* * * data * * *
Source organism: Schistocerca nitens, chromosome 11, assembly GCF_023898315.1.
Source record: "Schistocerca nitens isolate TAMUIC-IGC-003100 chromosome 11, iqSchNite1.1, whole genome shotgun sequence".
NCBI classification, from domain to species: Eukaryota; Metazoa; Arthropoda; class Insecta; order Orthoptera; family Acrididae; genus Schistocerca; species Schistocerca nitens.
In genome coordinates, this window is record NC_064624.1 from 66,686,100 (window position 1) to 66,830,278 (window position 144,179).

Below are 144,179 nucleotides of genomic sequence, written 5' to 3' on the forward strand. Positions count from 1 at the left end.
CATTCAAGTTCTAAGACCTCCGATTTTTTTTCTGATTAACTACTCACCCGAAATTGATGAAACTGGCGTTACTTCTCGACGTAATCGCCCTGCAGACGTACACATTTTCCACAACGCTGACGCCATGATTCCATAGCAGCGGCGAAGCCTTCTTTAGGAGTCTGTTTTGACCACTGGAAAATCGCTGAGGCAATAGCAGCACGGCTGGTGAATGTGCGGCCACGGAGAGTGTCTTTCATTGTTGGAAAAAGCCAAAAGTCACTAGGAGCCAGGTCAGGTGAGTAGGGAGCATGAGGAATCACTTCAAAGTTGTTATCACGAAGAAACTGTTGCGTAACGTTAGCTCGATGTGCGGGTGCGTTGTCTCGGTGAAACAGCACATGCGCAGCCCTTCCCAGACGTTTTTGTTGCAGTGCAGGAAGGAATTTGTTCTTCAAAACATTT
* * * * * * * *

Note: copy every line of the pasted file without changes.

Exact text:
Source organism: Schistocerca nitens, chromosome 11, assembly GCF_023898315.1.
Source record: "Schistocerca nitens isolate TAMUIC-IGC-003100 chromosome 11, iqSchNite1.1, whole genome shotgun sequence".
NCBI classification, from domain to species: Eukaryota; Metazoa; Arthropoda; class Insecta; order Orthoptera; family Acrididae; genus Schistocerca; species Schistocerca nitens.
In genome coordinates, this window is record NC_064624.1 from 66,686,100 (window position 1) to 66,830,278 (window position 144,179).

Below are 144,179 nucleotides of genomic sequence, written 5' to 3' on the forward strand. Positions count from 1 at the left end.
CATTCAAGTTCTAAGACCTCCGATTTTTTTTCTGATTAACTACTCACCCGAAATTGATGAAACTGGCGTTACTTCTCGACGTAATCGCCCTGCAGACGTACACATTTTCCACAACGCTGACGCCATGATTCCATAGCAGCGGCGAAGCCTTCTTTAGGAGTCTGTTTTGACCACTGGAAAATCGCTGAGGCAATAGCAGCACGGCTGGTGAATGTGCGGCCACGGAGAGTGTCTTTCATTGTTGGAAAAAGCCAAAAGTCACTAGGAGCCAGGTCAGGTGAGTAGGGAGCATGAGGAATCACTTCAAAGTTGTTATCACGAAGAAACTGTTGCGTAACGTTAGCTCGATGTGCGGGTGCGTTGTCTCGGTGAAACAGCACATGCGCAGCCCTTCCCAGACGTTTTTGTTGCAGTGCAGGAAGGAATTTGTTCTTCAAAACATTT